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School for Transdisciplinary Studies

Teamwork on Digital Transformation Challenges (10SMDSI_DTC)


In this module, interdisciplinary questions on challenges in the field of digital transformation are addressed in various projects. Under the supervision of a researcher from the Digital Society Initiative (DSI) and the URPP Digital Religion(s), students work in an interdisciplinary team of about 4, of which each team member takes on defined tasks and can also contribute specific digital skills. After an innovation phase, each team is allowed to consult an "Expert Panel" of DSI researchers and receives advice on digital methods and approaches and guidance on ethical, legal, social and other aspects that should be considered in the project. In the presentation at the end of the semester, the projects receive further input from the DSI researchers.

Successful projects can be implemented in the follow-up module "Continuation and Reflection on Digital Transformation Challenges" in the FS24 and receive appropriate support for this.


Mon, Sept 18, 14:00-14:30

Apéro and Welcome by Jean-Michel Hatt, Director Digital Society Initiative

Mon, Sept 18, 14:30-17:00

Introduction to Challenges and Teams by Supervisors

Mon, Sept 18, 17:00-18:00

Keynote Presentation by Jonathon Keats – Artist and Advisor in Metadisciplinary Studies at the Digital Society Initiative

Mon, Oct 2

Introduction to Reproducibility and Good Research Practice by Eva Furrer, Managing Director of the Center for Reproducible Science

Mon, Oct 30, 12:00-16:00

Expert Panel: Lunch and subsequent discussion with selected experts for each challenge

Wed, Nov 1, 10:15-11:45

Tag der Lehre Workshop for interested students

Mon, Nov 20

Introduction to Ethical and Data Protection Research Aspects by Markus Christen, Managing Director of the Digital Society Initiative

Mon, Dec 18

Presentations of the Challenges and X-MAS Apéro


Virtuous Reality: The Search for Meaning in Virtual Space


Fabian Winiger 

Learning objectives

  • To critically examine meaningful VR experiences through the social-anthropological method of participant-observation
  • The development of a well-founded empirical approach to current VR technology and its practical applications.

Sinnfluencers, tele-chaplains, "sacred cacao" ceremonies and eco-feminist healing circles: while in the offline world, churches are increasingly empty, a biotope of practices is flourishing in virtual space, in which centuries-old traditions of meaning-making are reinvented and lived out creatively. In this project, virtual reality (VR) experiences are jointly researched, critically questioned and ethically reflected on with theological, social anthropological and media studies approaches. Using Meta Quest 2 headsets, we explore new, "virtuous" kinds of virtual experiences that blend conventional (hedonistic) entertainment with new forms of community, existential engagement, and spiritual and mental (self-)care.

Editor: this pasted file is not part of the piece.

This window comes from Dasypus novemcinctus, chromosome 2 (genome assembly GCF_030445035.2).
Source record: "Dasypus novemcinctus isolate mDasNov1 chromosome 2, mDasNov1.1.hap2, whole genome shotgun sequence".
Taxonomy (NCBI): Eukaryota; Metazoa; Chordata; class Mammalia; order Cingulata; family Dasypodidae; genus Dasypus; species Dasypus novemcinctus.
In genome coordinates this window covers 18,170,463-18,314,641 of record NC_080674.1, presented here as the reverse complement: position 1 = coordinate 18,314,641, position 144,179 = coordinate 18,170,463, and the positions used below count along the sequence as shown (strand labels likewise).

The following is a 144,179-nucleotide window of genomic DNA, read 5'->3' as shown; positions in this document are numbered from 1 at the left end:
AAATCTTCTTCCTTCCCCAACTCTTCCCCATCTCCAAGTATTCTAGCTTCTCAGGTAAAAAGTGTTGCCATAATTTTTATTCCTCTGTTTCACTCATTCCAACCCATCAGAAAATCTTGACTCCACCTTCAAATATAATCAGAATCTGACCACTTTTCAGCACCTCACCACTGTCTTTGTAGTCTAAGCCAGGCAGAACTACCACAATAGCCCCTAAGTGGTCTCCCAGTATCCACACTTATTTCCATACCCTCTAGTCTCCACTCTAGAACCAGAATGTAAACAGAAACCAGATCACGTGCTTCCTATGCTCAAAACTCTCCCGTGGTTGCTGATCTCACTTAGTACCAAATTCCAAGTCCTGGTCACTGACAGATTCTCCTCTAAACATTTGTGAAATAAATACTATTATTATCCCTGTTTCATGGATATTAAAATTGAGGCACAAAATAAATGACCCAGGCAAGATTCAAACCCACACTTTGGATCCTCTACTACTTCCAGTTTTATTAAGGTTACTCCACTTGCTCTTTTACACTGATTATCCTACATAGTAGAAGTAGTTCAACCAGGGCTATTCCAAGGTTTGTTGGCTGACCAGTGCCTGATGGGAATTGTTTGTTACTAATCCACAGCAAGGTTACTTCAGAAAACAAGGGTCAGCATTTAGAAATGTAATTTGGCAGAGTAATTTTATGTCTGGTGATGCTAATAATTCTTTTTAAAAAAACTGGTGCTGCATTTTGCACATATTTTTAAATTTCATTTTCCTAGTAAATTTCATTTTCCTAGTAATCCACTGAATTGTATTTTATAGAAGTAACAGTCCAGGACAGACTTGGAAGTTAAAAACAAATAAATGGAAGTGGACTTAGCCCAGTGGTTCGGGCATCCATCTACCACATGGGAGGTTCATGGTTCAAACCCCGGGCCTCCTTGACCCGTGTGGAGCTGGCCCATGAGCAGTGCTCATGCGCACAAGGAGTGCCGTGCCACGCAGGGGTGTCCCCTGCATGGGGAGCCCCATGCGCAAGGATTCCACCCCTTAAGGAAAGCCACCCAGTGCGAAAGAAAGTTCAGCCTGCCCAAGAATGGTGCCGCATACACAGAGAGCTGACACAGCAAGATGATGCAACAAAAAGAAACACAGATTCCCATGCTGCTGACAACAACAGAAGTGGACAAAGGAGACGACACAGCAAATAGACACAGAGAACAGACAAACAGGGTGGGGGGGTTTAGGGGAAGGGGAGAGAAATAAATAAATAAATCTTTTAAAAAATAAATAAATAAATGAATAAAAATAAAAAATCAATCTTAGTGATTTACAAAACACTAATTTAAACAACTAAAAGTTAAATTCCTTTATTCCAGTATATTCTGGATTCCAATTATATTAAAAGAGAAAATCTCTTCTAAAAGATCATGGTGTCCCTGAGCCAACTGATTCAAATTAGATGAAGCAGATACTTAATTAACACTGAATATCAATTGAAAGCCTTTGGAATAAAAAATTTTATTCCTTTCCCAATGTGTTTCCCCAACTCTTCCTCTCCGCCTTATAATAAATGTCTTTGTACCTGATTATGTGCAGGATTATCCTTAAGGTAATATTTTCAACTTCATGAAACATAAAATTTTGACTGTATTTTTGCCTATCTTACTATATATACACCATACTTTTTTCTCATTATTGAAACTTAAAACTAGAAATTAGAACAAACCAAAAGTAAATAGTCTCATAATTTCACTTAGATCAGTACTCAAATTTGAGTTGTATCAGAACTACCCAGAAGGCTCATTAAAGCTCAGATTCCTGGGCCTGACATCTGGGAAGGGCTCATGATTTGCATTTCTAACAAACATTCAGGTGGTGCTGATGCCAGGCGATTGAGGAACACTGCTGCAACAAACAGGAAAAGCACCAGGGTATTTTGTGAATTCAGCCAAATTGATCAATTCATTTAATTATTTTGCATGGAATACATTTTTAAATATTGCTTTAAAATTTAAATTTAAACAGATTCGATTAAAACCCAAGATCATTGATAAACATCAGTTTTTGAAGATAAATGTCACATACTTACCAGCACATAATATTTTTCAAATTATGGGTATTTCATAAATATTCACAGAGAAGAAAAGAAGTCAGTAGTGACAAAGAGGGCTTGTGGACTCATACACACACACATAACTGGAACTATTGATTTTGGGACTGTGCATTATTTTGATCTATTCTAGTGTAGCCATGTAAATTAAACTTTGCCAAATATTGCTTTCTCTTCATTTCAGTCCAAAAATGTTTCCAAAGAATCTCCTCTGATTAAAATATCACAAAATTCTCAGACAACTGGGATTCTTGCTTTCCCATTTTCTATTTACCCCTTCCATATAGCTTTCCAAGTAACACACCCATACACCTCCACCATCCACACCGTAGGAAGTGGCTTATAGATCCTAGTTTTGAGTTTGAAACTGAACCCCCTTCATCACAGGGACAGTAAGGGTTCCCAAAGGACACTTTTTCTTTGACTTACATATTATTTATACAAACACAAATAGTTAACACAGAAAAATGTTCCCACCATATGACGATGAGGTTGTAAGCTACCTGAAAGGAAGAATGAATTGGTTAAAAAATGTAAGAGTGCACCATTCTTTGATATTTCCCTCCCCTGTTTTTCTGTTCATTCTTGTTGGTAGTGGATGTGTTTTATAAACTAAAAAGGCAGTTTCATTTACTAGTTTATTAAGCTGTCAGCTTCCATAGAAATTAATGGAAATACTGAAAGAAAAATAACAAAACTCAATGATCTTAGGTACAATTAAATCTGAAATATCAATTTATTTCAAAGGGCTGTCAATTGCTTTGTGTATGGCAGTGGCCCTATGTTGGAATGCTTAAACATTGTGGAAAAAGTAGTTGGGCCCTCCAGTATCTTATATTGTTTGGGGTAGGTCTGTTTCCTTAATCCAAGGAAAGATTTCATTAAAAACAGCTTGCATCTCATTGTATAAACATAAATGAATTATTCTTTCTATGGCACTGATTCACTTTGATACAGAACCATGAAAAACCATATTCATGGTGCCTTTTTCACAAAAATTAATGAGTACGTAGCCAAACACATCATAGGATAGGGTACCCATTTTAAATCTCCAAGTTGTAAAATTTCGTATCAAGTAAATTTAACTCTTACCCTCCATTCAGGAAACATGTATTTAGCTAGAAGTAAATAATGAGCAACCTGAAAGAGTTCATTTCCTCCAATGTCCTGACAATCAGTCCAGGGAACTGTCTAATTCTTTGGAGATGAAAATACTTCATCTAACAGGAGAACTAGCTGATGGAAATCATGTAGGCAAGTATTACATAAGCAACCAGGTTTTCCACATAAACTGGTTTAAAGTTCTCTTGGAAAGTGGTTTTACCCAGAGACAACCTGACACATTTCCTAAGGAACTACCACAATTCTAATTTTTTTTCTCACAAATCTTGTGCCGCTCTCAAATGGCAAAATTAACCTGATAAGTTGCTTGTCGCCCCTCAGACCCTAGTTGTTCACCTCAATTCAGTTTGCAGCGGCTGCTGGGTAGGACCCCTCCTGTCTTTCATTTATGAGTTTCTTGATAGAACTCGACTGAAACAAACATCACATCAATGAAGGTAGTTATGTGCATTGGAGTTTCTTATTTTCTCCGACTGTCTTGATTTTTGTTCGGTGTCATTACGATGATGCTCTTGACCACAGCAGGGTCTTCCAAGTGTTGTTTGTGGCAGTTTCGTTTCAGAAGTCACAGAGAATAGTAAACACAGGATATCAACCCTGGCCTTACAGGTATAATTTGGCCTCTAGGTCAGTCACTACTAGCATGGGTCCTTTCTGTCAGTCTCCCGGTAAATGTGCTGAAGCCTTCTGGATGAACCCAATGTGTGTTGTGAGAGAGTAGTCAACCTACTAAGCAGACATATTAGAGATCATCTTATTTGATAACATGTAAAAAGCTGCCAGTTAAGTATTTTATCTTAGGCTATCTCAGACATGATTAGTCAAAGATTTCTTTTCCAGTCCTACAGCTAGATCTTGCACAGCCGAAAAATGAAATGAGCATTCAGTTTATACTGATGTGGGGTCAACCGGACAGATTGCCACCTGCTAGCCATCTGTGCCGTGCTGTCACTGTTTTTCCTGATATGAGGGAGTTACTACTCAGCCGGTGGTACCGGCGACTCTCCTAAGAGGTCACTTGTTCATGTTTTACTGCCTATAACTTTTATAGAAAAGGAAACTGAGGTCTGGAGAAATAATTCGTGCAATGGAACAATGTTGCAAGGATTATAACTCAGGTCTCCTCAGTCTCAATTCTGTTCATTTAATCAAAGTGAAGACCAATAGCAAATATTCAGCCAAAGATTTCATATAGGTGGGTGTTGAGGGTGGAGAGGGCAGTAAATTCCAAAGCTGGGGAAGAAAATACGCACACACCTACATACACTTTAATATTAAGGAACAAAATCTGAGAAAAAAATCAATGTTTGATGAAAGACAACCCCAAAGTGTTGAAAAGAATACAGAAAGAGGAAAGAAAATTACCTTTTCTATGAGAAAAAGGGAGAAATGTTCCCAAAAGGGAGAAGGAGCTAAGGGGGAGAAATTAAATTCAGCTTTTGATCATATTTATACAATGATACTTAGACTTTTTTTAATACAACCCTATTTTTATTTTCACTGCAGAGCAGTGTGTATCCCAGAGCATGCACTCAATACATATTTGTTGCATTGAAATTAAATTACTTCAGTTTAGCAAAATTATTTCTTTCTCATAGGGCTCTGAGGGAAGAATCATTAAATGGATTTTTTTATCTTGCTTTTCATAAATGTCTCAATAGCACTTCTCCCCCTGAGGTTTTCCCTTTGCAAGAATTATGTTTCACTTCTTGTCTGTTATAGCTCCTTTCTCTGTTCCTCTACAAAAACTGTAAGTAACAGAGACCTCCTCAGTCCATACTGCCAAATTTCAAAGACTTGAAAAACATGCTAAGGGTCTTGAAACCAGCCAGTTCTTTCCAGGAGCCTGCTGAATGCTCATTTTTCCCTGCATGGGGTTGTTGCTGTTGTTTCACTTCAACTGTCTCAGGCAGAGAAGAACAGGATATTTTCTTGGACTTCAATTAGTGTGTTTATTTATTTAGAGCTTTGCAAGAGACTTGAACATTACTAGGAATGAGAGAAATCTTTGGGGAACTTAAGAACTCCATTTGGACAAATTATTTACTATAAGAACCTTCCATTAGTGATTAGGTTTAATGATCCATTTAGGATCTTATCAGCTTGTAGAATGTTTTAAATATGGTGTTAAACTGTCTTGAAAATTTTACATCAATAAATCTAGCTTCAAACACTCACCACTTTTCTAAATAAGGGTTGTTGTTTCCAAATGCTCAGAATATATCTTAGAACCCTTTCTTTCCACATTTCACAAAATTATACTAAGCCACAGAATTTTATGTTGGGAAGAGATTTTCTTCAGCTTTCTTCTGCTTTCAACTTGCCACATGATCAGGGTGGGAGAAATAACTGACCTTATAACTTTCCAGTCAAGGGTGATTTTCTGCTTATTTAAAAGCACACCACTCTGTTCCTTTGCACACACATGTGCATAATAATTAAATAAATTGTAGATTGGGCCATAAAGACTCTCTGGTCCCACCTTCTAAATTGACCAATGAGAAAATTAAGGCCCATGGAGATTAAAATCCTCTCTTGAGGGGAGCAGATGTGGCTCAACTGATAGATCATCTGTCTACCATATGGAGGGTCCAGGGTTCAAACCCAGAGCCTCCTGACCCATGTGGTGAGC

Mental Health Apps for Refugees: Understanding the Needs and the Challenges


Julian März

Learning objectives

Access to psychiatric and psychotherapeutic healthcare is difficult for a large majority of refugees. Digital innovation promises to address these issues and to expand access to mental healthcare to those most at need. Whilst there are many initiatives from the technical side in this matter, there is a significant lack of research on the ethical, legal and social implications (ELSI) of these applications, which is essential to ensuring the context-sensitivity, acceptability and usefulness of such applications.

This challenge aims to inform the following questions: What are the actual needs of the users of such mental health apps? Which challenges are raised by the high vulnerability of users, and how can these best be addressed? What points are essential in the regulation of such apps? How can these apps best be integrated in current mental healthcare for refugees?


Liudmila Zavolokina (Main Supervisor)

Julian März (Co-Supervisor)

Kilian Sprenkamp (Co-Supervisor)

Learning objectives

This challenge offers an opportunity to make a real-world contribution to the management of the ongoing Ukrainian refugee crisis in Switzerland. By further developing an existing application called R2G, which utilizes state-of-the-art topic modelling to identify refugee needs through Telegram data, the public and civil society organizations can be provided with valuable insights into the experiences and needs of those affected by the crisis. With a focus on data science, ethical considerations, and legal compliance, the project will involve an in-depth analysis of the needs and requirements of the stakeholders in the crisis, the iterative development of a prototype, user evaluations, and the creation of a policy brief as outcomes.

Main target groups: Master and advanced Bachelor students from all academic disciplines, in particular computer sciences, law, philosophy, bioethics, sociology, psychology, medicine, and communication sciences. Students from other disciplines are also very welcome to apply.